While borrowing does happen on a case-by-case basis, the capital-spending decline suggests companies haven’t simply turned to that method as an alternate to cash. There can be other reasons to borrow, such as avoiding U.S. tax consequences.
Apple, which holds $102 billion of cash and investments outside the U.S., opted to borrow to help finance a plan unveiled last month to return $100 billion to shareholders. The decision saved the Cupertino, California-based iPhone maker as much as $9.2 billion in taxes, Moody’s Investors Service said.
Cook, in this week’s prepared Senate testimony, said that lowering corporate income taxes and imposing a “reasonable” tax on foreign earnings brought back to the U.S. would “stimulate the creation of American jobs, increase domestic investment and promote economic growth.”
While Apple’s accumulation draws attention, the practice is widespread across multiple industries and company sizes.
Cash and marketable securities more than doubled from a year ago to at least $1 billion at 28 companies in the Russell 3000. They include Yahoo! Inc. (YHOO), Dish Network Corp. (DISH) and Fairfield, Connecticut-based GE, which boosted cash almost threefold to $22.1 billion including proceeds of $16.7 billion from the sale of its remaining interest in NBC Universal to Comcast Corp. (CMCSA) in February.
PPG, a producer of specialty chemicals and protective coatings, boosted cash and short-term investments to $2.38 billion in the most recent quarter, an increase of $1 billion from a year earlier, said Jeremy Neuhart, a spokesman.
The sale of the Pittsburgh-based company’s commodity chemicals business generated more than $900 million in cash, he said, adding that PPG is evaluating acquisitions, share buybacks and capital spending in emerging markets.
Caterpillar, the world’s largest maker of construction and mining equipment, more than doubled cash to $3.59 billion in the most recent quarter after reducing inventories by $2.5 billion and curtailing factory operations in the previous six months.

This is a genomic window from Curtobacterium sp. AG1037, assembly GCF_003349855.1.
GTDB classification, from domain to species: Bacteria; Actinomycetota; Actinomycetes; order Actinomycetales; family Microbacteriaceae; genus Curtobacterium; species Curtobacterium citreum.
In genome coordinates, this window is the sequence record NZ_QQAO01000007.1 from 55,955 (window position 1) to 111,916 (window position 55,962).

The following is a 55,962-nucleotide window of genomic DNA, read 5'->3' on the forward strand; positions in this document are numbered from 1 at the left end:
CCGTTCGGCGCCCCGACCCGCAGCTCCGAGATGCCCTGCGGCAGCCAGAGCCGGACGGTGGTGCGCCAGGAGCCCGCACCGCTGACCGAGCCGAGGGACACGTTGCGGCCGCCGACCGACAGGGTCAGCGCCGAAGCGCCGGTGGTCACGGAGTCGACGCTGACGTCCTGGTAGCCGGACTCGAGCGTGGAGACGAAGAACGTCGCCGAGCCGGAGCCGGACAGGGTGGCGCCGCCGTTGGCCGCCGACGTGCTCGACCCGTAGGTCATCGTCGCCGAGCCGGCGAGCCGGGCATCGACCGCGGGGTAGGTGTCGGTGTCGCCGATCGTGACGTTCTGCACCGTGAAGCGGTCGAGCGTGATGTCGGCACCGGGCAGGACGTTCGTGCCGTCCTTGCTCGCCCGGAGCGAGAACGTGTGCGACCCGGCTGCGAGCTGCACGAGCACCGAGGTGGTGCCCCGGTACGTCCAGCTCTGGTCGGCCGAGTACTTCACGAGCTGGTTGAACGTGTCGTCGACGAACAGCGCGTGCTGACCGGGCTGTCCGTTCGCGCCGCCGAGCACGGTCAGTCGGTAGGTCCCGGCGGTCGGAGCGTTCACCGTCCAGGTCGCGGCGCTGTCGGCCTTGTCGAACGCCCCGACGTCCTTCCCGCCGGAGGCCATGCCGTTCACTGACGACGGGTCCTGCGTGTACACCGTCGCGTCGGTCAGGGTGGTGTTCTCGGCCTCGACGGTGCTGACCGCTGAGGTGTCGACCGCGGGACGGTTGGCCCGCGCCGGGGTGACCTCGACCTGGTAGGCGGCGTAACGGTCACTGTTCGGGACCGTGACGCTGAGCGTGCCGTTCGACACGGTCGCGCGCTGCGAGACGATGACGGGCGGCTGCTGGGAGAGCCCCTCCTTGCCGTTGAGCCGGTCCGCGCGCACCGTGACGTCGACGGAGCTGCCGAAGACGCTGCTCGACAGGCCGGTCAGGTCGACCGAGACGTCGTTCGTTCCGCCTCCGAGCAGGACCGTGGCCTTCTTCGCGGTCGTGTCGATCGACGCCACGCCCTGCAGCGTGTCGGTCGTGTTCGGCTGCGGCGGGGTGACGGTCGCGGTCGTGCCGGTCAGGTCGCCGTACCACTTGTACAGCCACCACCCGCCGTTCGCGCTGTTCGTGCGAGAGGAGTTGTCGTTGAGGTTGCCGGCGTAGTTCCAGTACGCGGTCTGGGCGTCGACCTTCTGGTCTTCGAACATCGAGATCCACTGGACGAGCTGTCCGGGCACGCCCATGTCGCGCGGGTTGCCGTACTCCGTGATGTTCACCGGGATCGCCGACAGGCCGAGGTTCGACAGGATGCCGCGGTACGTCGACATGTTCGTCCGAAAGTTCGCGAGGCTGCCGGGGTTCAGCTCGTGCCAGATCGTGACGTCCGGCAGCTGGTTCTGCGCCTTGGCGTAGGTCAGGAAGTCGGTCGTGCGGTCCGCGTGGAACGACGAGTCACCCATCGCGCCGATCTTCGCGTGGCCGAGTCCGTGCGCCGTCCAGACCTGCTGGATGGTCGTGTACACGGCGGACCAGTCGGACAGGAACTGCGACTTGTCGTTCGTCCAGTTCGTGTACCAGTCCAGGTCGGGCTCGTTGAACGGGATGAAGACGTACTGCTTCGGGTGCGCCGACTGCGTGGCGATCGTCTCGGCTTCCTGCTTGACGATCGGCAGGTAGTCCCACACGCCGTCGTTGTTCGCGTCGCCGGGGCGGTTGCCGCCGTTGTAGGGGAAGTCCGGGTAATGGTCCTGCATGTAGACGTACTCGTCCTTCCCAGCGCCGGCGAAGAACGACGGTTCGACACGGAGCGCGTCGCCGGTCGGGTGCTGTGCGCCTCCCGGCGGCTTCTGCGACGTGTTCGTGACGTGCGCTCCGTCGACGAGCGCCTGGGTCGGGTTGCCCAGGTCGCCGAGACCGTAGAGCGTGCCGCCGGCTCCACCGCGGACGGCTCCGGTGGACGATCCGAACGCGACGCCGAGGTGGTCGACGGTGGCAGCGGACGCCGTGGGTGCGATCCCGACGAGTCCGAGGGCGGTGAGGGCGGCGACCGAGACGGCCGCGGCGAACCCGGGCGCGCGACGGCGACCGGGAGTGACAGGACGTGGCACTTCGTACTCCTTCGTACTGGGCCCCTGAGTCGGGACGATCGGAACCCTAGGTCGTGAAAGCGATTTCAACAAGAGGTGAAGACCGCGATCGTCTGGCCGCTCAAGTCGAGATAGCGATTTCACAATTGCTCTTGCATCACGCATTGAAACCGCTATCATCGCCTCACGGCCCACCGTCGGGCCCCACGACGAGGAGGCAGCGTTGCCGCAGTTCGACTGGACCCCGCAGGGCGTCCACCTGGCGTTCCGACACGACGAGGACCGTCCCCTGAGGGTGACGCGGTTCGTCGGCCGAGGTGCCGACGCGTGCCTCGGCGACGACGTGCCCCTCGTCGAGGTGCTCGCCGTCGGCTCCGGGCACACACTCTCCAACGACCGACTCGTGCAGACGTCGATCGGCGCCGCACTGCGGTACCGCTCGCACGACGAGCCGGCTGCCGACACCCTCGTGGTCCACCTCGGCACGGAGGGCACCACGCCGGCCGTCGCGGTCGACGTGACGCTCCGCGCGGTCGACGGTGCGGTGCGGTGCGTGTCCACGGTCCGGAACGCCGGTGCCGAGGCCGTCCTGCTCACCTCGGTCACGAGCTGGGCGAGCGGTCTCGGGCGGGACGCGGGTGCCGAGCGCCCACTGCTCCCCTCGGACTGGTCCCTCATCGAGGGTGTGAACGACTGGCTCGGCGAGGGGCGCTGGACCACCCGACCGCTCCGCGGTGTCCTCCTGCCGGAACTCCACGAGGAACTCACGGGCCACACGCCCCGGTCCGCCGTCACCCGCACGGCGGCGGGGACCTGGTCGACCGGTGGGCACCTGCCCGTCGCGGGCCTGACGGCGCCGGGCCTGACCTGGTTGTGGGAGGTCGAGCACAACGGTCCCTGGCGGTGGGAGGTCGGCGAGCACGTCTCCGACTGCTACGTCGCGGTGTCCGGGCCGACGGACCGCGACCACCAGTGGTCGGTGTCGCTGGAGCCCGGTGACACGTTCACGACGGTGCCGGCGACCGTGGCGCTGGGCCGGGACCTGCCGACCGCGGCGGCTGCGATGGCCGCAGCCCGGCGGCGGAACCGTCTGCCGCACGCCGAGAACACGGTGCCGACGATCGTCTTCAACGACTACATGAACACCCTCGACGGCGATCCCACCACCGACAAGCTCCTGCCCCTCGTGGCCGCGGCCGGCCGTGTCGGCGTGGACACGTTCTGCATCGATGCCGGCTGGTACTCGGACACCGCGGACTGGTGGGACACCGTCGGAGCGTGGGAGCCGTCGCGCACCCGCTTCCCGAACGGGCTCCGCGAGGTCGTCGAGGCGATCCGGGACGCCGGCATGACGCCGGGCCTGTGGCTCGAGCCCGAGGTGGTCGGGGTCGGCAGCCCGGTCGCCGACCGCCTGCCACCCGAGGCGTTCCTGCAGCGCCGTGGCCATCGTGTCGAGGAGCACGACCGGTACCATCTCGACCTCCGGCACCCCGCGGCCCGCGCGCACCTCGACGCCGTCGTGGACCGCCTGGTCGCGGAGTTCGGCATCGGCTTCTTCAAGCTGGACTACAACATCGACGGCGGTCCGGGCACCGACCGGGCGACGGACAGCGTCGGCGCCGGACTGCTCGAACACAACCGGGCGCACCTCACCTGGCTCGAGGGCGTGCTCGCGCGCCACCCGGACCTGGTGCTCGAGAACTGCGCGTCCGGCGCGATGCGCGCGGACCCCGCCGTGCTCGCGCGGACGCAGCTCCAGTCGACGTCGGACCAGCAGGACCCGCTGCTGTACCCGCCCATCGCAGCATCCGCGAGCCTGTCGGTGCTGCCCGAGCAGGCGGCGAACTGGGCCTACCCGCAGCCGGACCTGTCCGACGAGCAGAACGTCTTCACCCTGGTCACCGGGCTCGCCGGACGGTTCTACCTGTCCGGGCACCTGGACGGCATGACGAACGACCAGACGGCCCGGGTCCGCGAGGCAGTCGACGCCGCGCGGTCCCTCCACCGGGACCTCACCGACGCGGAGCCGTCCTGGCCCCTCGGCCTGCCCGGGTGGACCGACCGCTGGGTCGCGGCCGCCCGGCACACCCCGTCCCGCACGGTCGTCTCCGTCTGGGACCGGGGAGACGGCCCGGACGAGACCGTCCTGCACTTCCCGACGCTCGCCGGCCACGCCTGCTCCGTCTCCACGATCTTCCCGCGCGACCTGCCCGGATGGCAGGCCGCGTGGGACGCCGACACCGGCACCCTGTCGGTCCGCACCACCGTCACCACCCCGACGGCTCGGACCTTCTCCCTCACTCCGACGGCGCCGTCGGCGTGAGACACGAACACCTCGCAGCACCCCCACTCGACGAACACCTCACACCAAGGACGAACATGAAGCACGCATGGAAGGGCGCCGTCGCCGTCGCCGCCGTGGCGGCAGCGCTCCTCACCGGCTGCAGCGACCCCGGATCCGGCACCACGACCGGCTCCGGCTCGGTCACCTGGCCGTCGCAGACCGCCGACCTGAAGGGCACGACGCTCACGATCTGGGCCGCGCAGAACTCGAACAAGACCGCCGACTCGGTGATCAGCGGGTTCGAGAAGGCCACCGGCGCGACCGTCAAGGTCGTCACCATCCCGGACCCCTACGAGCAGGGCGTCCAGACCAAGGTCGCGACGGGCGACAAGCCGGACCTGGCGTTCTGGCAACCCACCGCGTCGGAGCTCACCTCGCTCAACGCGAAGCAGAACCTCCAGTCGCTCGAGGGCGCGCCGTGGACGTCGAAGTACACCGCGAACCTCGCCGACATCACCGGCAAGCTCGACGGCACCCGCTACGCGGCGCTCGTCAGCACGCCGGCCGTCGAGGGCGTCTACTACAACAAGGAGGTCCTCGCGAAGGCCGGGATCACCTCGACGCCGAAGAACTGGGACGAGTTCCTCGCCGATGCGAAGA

The Peoria, Illinois-based company reduced its full-year revenue and profit outlooks last month, citing sinking demand for bulldozers, loaders, trucks and other mining equipment. It also cut projected capital spending to less than $3 billion from about $3.4 billion, Michael DeWalt, director of investor relations, told analysts on an April 22 conference call.
“Companies aren’t investing because their demand backdrop is weak,” said Dutta, of Renaissance Macro Research. “If they were to invest cash and the investment wasn’t profitable, that’s just going to hurt their margins.”
About 71 percent of companies in the Standard & Poor’s 500 Index beat analysts’ earnings estimates in the most recent quarter, according to data compiled by Bloomberg. Still, fewer than half exceeded sales projections, leaving little incentive to spend to expand production, said Matt McCormick, who helps oversee $9.1 billion as a money manager at Cincinnati-based Bahl & Gaynor Inc.
“If you are a CEO or a CFO, you aren’t going to get fired or criticized by your board for keeping a little bit more cash,” McCormick said in a telephone interview. “They are not going to take a lot of risk in this environment.”
The U.S. economy may cool to a 1.6 percent pace in the second quarter, after growing at a 2.5 percent rate in the first three months of 2013, according to a Bloomberg survey of economists from May 3 to May 8. The projected slowdown reflects the lagged effect from a two percentage-point rise in the payroll tax at the start of 2013 and $85 billion in automatic budget cuts that began on March 1.
Economic growth has averaged 2.1 percent year-over-year since the recovery began in June 2009, trailing the 2.7 percent average in the previous expansion.
The forecast so far hasn’t dimmed investors’ view of equities. The S&P 500 (SPX) and Dow Jones Industrial Average (INDU) have each gained at least 16 percent this year and are trading near record levels.
“Some companies don’t think they need to invest as much because they don’t see demand rising,” said Paul Zemsky, the New York-based head of asset allocation for ING Investment Management, which oversees about $180 billion. “They feel comfortable they can meet the demand of their customers with the capacity they have.”
To contact the editor responsible for this story: Kevin Miller at in Chicago or email@example.com